The Dangerous and Severe Personality Disorder (DSPD) initiative was introduced a decade ago against overwhelming opposition from psychiatrists and others concerned with the implications of extending the public protection agenda through the use of a questionable medical ‘diagnosis’. As this initiative is now being scaled down, it offers an opportunity to consider the positive and negative aspects of the initiative together with its longer-term legacy.
The DSPD initiative then went on to identify explicitly the characteristics of individuals that would make it appropriate to detain them for ‘ treatment’. To be detained, the individual needed to satisfy the following triad:
being dangerous, defined as posing a ‘significant risk’ (>50%) on two risk assessment tools (the duration of this risk being unspecified);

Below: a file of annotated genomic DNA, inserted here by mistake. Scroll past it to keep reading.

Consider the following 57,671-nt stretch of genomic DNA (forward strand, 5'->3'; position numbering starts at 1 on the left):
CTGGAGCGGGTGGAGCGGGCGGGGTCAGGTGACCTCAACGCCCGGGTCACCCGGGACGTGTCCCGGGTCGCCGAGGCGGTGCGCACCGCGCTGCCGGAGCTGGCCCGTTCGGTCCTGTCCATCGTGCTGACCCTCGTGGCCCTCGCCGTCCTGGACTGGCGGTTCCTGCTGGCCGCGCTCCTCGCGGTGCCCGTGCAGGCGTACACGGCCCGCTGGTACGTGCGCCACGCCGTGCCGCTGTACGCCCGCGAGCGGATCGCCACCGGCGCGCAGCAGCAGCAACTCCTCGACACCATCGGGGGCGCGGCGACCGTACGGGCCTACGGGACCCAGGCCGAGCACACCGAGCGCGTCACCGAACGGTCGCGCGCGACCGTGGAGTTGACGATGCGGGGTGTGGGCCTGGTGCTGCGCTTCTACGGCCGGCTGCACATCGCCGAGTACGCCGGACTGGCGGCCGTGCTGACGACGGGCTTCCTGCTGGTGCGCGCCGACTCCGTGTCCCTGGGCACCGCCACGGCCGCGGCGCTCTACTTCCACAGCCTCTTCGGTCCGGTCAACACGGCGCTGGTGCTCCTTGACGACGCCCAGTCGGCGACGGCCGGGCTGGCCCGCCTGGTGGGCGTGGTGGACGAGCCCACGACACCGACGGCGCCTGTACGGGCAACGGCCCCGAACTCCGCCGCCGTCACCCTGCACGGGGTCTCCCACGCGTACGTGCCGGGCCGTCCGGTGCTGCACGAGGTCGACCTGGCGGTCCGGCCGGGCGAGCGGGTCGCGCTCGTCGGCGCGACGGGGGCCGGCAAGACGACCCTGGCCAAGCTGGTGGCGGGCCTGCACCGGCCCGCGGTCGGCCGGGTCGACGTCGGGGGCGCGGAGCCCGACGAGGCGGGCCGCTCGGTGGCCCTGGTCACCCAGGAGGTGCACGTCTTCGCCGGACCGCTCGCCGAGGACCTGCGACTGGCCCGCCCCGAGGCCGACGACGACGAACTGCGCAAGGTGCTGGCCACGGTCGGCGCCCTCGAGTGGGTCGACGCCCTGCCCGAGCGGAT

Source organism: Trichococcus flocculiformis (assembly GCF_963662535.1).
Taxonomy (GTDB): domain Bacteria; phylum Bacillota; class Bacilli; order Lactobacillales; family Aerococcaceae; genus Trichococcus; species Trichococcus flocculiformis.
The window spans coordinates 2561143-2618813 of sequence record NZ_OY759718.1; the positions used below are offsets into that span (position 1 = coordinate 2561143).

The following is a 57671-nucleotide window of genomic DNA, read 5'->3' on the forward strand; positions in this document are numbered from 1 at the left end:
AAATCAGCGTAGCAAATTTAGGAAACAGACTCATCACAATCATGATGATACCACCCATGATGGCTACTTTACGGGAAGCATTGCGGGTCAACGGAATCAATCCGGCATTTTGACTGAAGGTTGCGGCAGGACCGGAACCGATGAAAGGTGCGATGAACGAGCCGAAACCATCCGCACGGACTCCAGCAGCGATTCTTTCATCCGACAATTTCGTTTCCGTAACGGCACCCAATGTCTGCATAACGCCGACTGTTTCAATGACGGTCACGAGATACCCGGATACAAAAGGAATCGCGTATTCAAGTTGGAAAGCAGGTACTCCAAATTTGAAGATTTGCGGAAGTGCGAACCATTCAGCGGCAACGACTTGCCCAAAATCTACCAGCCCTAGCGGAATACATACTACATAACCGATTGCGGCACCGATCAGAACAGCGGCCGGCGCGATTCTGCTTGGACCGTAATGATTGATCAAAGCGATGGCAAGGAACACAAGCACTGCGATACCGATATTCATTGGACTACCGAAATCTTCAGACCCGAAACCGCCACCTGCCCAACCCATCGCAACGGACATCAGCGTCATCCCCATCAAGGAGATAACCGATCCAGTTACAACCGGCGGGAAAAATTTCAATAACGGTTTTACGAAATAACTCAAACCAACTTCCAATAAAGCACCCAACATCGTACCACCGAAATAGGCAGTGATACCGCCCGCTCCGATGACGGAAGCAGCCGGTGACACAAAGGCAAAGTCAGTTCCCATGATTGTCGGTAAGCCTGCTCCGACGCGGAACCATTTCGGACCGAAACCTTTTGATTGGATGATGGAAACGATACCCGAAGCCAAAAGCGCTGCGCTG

having a severe personality disorder (SPD) as evidenced by a Psychopathy Checklist – Revised (PCL–R)11 score of >30 or PCL–R score of 25–30 plus a personality disorder (other than antisocial personality disorder) or two ICD–1012/DSM–IV13 personality disorders;
for there to be a functional link between dangerousness and personality disorder (in two or more offences/prison behaviour).